Separate Property vs. Marital Property
For example, if a party has had a business for 10 years and then gets married and divorces after two years, the bulk of the business is going to be valued as separate property, and the departing spouse (the spouse that is walking away from the business) will likely only be entitled to a fraction of the business value. On the other hand, if a party starts a business and two months later gets married and stays married for 20 years, the departing spouse will likely be entitled to a much larger interest in the business.
How do you determine how much the business is worth?
The valuation standard used in Utah, and most states, is “fair market value.” This is an ambiguous term that is often subject to debate, and is further complicated by the nature of the business. An accounting firm probably has a higher fair market value than a law firm because the accounting firm has clients that use their services over and over, while a law office may represent a client once then never see them again.
So how is fair market value determined? The American Institute of CPAs, the American Society of Appraisers, the Canadian Institute of Business Appraisers, the Institute of Business Appraisers, and the National Association of Certified Valuation Analysts defined the term fair market value as follows:
The price, expressed in terms of cash equivalents, at which a property would change hands between a hypothetical willing and able buyer and a hypothetical willing and able seller, acting at arms length in an open and unrestricted market, when neither is under compulsion to buy nor to sell, and when both have reasonable knowledge of the relevant facts.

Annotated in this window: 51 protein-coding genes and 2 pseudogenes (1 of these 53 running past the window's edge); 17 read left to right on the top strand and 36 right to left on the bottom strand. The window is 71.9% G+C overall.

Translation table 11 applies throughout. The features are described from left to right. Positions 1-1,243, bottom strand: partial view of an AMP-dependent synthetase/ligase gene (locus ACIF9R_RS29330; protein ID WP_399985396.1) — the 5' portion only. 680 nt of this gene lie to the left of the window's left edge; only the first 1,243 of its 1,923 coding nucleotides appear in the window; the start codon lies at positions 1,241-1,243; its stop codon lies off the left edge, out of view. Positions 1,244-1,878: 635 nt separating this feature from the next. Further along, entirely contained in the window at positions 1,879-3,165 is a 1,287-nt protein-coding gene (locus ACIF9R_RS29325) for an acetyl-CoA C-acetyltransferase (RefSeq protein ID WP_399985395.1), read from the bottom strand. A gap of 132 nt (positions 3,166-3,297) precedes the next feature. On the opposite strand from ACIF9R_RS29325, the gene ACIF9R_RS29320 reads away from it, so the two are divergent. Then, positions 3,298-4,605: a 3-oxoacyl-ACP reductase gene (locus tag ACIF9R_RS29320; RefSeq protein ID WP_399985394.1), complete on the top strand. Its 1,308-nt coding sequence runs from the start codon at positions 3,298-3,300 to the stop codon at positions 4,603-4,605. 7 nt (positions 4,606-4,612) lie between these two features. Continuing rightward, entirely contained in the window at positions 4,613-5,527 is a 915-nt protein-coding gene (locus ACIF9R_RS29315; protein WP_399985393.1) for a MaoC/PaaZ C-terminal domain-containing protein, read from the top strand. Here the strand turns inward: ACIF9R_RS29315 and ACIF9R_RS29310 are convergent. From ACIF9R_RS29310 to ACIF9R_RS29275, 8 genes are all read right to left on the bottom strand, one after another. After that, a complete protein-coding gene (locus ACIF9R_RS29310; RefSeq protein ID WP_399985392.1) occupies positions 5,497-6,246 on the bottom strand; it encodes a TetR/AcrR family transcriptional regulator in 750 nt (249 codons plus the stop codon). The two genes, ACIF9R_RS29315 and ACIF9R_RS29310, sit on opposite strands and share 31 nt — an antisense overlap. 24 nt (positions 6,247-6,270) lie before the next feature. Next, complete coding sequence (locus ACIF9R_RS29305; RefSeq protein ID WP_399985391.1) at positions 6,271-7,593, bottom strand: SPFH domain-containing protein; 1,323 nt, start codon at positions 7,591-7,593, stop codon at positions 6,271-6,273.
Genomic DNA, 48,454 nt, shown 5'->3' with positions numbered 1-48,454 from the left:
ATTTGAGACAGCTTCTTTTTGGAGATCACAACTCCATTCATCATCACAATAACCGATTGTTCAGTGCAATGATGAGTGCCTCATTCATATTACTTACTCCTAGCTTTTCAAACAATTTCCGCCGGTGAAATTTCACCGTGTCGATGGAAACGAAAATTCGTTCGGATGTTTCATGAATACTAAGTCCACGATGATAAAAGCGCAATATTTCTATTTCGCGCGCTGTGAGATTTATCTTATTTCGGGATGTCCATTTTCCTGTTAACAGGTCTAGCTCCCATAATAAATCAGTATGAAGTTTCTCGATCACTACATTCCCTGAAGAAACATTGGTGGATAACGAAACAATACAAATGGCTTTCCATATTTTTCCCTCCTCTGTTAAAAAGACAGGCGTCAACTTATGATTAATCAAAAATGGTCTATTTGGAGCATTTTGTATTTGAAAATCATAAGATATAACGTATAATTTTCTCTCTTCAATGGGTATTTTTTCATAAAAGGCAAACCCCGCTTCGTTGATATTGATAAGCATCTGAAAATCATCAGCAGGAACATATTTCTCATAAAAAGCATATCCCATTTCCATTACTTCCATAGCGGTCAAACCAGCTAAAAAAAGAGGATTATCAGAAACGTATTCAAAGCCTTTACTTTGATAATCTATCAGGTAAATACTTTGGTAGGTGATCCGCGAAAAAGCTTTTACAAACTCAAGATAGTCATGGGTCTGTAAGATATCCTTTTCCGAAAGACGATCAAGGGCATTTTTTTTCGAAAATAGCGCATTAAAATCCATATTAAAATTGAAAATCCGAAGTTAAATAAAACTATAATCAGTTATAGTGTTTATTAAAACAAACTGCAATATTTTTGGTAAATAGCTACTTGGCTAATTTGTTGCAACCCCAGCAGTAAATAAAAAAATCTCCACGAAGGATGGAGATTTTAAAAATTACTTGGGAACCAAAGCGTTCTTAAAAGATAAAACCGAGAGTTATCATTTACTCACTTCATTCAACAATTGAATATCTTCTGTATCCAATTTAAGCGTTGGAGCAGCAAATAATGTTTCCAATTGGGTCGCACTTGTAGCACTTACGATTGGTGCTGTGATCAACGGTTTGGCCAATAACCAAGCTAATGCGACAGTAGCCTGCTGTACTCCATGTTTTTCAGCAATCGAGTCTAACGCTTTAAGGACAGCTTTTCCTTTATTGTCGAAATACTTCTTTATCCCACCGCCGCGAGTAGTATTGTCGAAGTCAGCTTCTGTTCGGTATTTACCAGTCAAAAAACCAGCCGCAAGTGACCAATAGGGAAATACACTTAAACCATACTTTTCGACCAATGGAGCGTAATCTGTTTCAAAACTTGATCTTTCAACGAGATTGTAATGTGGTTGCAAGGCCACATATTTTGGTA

This definition is so subjective parties are usually best served by hiring a professional consultant to value a business. Often times both parties will hire a consultant, if the values are close the court will usually take the average, or if there is a large discrepancy the court will typically appoint a “tie-breaker”, with the costs divided between the parties.
Once the value of the business is determined, the departing party will be assigned a percentage interest, and the retaining party will need to purchase the departing party’s interest outright or set up some kind of payment plan. If the parties can’t figure it out between them then the court can do it for them. As with all divorce issues, parties are almost always better off figuring it out between the two of them then letting the court decide for them.
Does a business license have value?
No matter the size or value of your business, it is imperative that you retain an attorney that is experienced in complex property issues. Call Pearson Law Firm for a free consultation with an experienced divorce attorney that is well versed in property division in a Utah divorce. Call today! 801-888-0991